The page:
A close friendship between two universities – one in Portsmouth, and the other in Senegal, Africa – is celebrating the 30th anniversary of changing lives in both countries.
The University of Portsmouth and the University Cheikh Anta Diop, in Dakar became partners in a programme to help UK students in 1986. Thirty years on, the man who started it, Tony Chafer, professor of French and African studies at Portsmouth, has hundreds of stories of UK-based students changing their own lives and the lives of the many they’ve worked with.
The 30th anniversary was marked in the British embassy in Dakar.
British ambassador to Senegal, George Hodgson, said: “I’m really impressed by Professor Tony Chafer’s commitment. He has built a relationship between the University of Portsmouth and Senegal, sending students to work with a range of institutions in Dakar from the University of Cheikh Anta Diop to NGOs like Plan International to the BBC World Service.
“Thanks to the programme, over 120 young Brits have had a positive impact here in Senegal and Senegal has had, from what I hear from Tony and from some of them, an enormous positive impact. Bravo, Professor Chafer – here’s to the next 30 years!”
Professor Chafer set up the partnership because Portsmouth’s French Studies programmes ‘rested heavily on studying and understanding not only France but the French-speaking world.
He chose Senegal because of its stability, security and proximity to Europe.
He said: “We also started this at a time when English was becoming more important in the world and we wanted to build a bridge between the two countries.”
The British Council helped Professor Chafer establish contact with the English department at University Cheikh Anta Diop, and a year later, in 1987, an agreement was signed between the two under the auspices of the British Council. The alliance was renewed two years later, but ended in 1991 with UK government cutbacks curtailing British Council funding. This setback failed to end the relationship, however, and Professor Chafer and colleagues continued to arrange educational and work experience exchanges between the two countries.
He said: “Even with these cutbacks we continued to send staff, for three to six months, from University Cheikh Anta Diop with the support of the British Council in Senegal to give training to English teachers in St Louis in the north of Senegal and Dakar. We also provided language assistants and teachers to the British Senegalese Institute and have recently started to do the same for the Collège Bilingue in Dakar.”
As with any exchange programme, there can be logistical and personal hurdles to overcome. Working in a foreign environment requires patience and flexibility, which is all the more pronounced in a developing country, he said.
“Nearly everybody taking part had challenges. Many from the UK had never been to Africa, so there was that initial cultural shock to get around, including the vast differences in social relations and professional working practices that are so different and which students must adapt to.”
But along with difficulties, came life-changing experiences that launched many on international careers.
Katarzyna Lalak, 28, a University of Portsmouth student from Poland, studied International Relations and French and then travelled to Dakar for one year in 2010 for a work exchange program with Plan International. As a direct result of her improved French language abilities gained in Senegal, she then studied for her MSc in France.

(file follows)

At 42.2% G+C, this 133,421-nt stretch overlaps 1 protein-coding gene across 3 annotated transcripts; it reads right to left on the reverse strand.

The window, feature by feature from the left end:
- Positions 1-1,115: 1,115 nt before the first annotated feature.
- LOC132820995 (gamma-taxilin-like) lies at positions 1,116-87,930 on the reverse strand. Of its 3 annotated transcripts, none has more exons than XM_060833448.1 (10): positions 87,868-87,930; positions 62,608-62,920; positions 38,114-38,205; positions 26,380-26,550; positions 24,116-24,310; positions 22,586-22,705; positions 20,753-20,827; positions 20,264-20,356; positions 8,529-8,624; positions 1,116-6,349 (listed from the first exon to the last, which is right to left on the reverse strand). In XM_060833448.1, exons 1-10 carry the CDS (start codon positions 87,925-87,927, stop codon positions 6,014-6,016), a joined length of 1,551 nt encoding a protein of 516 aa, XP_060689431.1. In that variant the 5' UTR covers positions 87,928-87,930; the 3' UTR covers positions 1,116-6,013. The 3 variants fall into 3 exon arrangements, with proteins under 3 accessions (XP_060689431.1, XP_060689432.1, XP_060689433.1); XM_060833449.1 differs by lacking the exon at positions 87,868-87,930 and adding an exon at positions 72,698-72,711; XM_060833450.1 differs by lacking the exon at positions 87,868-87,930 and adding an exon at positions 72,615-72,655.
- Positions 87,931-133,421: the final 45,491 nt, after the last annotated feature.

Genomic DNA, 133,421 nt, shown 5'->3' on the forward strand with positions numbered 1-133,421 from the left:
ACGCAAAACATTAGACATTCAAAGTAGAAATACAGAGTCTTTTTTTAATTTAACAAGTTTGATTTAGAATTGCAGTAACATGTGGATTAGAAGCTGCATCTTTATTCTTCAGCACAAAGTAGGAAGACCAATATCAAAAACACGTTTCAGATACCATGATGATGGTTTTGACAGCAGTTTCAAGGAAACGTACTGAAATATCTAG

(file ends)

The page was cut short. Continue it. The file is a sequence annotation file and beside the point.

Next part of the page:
Katarzyna said: “The Dakar experience was great. Not only had it allowed me to land my feet on African soil for the first time in my life, but it also taught me transferable skills and greatly enriched my CV. Both interning experiences and my year-long stay in Dakar opened my eyes to a diversity of languages, traditions, religions and cultures present in Senegal.”
She now works at International HIV/AIDS Alliance in Brighton, UK.
Another student who went to Senegal as part of the programme, Abigail Boyle, is now the deputy head faculty, security defence and intelligence for the Foreign Commonwealth Office in London.
Abigail said: “Choosing a placement in a Francophone country in Africa seemed like an opportunity not to miss. This was my first exposure to extreme poverty and the hardships of life in a developing country, which tested my personal resilience. Living in the community, I developed a good understanding of Senegalese culture, poetry, fashion and music, and the depth of their hospitality known as “teranga”. And I gained a broad understanding of the country, both in terms of society and politics. I continue to extensively draw on my experience and in particular my French language skills, in my career to date.”
A third Portsmouth graduate who spent time in Senegal, Jana Konig, is now working in Senegal for a Japanese NGO. She received the job offer in the final weeks of studying for her finals, following a year volunteering in Africa as part of her course.
The Portsmouth/Dakar partnership, which Professor Chafer sees as a natural alliance, will continue.
He said: “We’d like to maintain and enhance current relations with Dakar. We are both coastal cities, we are both interested in maritime security, Senegal has recently discovered offshore oil and gas and, at our university, we have expertise in the field of maritime resources and coastal management.”